- infiltration or compression by a tumor of various structures or complications (eg, pathological vertebral fracture due to malignant metastasis)
- cancer cachexia (a common cause of musculo-fascial pain)
- oncological treatment (for example, plexopathy after radiotherapy, pain syndromes after mastectomy, neuropathy after chemotherapy)
- other related (eg, headache, coronary pain)
General rules of Pharmacotherapy
- Introduce drugs p / o, and if this is impossible (due to nausea, vomiting, swallowing disorders) – p / c or transdermally (dying patients, when they can no longer swallow drugs, change the p / o introduction to p / c do not start transdermal treatment).
- In case of constant pain, administer the drugs regularly (and not only in case of increased pain), with an interval of time dependent on the pharmacokinetics of the drug; the patient must be provided with an immediate-release drug in order to be able to take it in case of breakthrough pain (that is, it appears, despite the regular use of an analgesic).
- Use drugs according to the analgesic ladder → fig. 1-1. For pain of low intensity, start treatment with paracetamol or / and non-steroidal anti-inflammatory drugs (NSAIDs), if there are no contraindications. If the effect is unsatisfactory, go to a higher rung of the ladder. In cancer patients suffering from severe pain, usually use opioids, regardless of the mechanism of pain. At each stage of the analgesic ladder, consider the indications for the use of co-analgesics, as well as drugs that reduce side effects. At stages 2 and 3 of the analgesic ladder, consider the further use of a non-opioid analgesic, because it enhances the analgesic effect of opioids and inhibits the development of opioid tolerance.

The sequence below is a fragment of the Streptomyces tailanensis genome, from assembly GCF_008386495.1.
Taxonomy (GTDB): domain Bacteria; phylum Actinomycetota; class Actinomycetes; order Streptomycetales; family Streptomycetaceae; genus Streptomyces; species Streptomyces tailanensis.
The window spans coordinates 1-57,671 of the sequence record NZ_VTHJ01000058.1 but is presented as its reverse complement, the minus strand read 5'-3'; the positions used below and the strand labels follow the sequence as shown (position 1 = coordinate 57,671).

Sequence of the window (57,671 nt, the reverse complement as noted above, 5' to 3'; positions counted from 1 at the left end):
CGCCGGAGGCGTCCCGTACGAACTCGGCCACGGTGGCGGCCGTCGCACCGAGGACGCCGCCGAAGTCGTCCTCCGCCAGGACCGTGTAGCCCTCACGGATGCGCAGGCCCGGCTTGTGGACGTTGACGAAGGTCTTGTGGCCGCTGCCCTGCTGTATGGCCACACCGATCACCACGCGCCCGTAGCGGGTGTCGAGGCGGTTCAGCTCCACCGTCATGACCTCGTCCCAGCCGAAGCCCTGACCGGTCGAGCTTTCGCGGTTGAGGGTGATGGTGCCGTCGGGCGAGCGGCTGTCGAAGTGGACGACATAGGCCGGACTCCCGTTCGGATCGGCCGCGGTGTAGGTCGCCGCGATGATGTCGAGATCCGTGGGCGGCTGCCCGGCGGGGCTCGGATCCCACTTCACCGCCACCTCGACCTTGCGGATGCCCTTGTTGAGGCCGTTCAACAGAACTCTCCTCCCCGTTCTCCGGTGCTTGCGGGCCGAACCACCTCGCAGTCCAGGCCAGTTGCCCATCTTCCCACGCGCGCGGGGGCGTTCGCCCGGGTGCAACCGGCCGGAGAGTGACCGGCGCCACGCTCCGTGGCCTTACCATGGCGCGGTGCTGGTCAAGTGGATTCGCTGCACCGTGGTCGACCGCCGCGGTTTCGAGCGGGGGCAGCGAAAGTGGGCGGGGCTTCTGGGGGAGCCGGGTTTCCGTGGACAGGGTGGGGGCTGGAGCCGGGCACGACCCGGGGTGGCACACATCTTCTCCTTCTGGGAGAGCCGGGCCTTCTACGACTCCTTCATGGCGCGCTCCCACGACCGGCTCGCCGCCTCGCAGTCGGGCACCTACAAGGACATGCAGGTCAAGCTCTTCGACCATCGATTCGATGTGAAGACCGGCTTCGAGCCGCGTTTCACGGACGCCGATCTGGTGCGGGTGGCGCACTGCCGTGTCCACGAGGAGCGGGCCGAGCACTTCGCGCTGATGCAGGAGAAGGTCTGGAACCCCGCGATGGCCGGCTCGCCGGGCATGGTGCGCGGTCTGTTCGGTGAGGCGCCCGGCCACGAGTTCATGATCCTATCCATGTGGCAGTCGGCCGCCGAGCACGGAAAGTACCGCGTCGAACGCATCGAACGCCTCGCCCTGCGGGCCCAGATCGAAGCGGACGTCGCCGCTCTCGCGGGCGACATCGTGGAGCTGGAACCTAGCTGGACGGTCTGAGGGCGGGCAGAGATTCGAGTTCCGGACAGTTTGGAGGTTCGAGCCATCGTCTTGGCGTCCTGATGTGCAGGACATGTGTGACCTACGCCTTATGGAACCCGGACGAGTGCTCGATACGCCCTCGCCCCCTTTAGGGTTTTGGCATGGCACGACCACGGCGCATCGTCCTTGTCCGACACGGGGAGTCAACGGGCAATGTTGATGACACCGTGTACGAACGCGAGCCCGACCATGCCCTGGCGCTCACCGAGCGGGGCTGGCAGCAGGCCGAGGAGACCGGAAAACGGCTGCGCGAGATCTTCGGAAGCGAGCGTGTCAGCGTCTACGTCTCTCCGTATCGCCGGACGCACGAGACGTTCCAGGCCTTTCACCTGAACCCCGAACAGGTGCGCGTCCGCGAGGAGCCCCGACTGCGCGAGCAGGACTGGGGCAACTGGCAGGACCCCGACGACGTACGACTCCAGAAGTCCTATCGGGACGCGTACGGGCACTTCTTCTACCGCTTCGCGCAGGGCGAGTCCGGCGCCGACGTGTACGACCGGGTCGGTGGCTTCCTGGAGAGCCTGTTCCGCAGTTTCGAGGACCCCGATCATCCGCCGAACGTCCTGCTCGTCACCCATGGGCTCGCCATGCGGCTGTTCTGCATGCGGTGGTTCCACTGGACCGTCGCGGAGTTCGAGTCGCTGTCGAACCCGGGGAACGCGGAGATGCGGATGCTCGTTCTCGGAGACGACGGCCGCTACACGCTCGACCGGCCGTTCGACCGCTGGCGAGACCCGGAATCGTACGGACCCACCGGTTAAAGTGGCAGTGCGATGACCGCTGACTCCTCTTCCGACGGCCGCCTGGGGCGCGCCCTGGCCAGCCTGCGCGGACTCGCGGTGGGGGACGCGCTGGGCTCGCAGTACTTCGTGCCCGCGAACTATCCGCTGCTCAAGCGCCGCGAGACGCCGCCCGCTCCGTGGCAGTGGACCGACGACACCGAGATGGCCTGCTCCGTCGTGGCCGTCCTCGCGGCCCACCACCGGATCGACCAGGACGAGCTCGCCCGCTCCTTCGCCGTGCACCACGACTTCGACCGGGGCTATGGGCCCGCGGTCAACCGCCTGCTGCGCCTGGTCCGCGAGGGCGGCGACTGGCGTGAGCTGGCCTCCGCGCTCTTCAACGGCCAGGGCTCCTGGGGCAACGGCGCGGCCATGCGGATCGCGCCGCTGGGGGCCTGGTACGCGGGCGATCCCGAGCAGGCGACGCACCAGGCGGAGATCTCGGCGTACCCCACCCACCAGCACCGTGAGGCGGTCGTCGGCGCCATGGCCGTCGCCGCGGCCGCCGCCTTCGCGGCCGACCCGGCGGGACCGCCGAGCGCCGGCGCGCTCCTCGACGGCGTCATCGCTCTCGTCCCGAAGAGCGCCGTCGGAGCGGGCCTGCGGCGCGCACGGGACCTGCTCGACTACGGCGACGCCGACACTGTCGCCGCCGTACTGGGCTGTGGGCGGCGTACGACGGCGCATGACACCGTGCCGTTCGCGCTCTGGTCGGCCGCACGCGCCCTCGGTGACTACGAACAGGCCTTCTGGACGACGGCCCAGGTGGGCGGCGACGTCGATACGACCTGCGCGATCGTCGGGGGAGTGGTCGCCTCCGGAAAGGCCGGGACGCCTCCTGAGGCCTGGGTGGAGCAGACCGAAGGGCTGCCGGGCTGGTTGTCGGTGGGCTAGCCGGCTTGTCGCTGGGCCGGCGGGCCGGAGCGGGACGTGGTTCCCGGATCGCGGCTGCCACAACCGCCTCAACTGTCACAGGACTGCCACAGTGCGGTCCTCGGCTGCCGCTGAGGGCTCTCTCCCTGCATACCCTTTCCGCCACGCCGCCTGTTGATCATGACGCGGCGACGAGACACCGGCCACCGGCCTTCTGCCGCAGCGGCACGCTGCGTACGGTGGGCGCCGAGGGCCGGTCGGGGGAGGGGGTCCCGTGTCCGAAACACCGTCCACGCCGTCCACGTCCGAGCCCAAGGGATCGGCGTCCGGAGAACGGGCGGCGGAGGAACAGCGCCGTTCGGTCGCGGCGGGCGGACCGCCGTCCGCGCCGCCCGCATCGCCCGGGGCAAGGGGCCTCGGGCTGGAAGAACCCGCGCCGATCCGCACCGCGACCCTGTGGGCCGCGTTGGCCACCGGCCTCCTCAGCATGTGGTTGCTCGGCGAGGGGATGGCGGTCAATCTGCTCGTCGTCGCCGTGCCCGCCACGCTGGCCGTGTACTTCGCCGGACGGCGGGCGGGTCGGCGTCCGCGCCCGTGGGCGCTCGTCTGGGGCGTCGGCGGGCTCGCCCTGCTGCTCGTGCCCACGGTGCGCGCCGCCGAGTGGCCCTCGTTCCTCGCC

- Paracetamol: acts quickly (15–30 min) and briefly (up to 4–6 h); Max. daily dose in an adult without an increased risk of hepatotoxicity – 4 g (in the elderly – 3 g, according to some experts – 2 g), the risk of hepatotoxicity is increased including in cachectic patients and those who refuse to eat, in alcoholics.
- NSAIDs: the strongest analgesic effect in receptor pains with an inflammatory reaction, bone and muscle fascia pain. Assess the risk of cardiovascular, digestive and kidney side effects; consider prevention of complications of the digestive system → Sec. 4.7.
- Codeine: in the case of the use of the drug containing only codeine – initially p / o eg. from 20 mg every 4 hours (10–20 mg every 4–6 hours), if necessary, gradually increase the dosage to max. 240 mg / day.
- Dihydrocodeine: p / o, starting from 60 mg every 12 hours, if necessary, gradually increase to 120 mg every 12 hours.
- Tramadol: initially, usually 25–50 mg every 8–6–4 h of a p / o as part of an immediate-release preparation (Plazadol, Tramadol, Tramal), in the elderly, cachectic and / or with impaired renal or liver function, start with 12 , 5-25 mg in the form of drops; if necessary, increase the dose by 30–50% every 24 hours to max. 400 mg / day (in patients aged> 75 years, do not exceed a dose of 300 mg / day). Use sustained-release preparations every 12 hours (Tramadol retard, Tramal retard) or 1x day. Causes constipation to a lesser extent than codeine and dihydrocodeine, but often at the beginning of treatment causes nausea and / or vomiting. In addition, it inhibits serotonin reuptake and can cause serotonin syndrome if used in conjunction with other drugs that increase serotonin levels. Do not use with MAO inhibitors and for 14 days after their withdrawal, as well as in case of terminal renal failure (GFR ≤ 10 ml / min / 1.73 m2) and in patients with poorly controlled epilepsy.
- Small doses of morphine (≤30 mg / day), oxycodone (≤20 mg / day) or hydromorphone (≤4 mg / day): according to the recommendations of EAPC (2012), are considered as opioids of the 2-step analgesic ladder. Example: morphine in an immediate-acting preparation in small initial doses (eg, 2.5 mg every 4 hours p / o) in a patient with pain and shortness of breath, as it is the drug of choice for alleviating shortness of breath.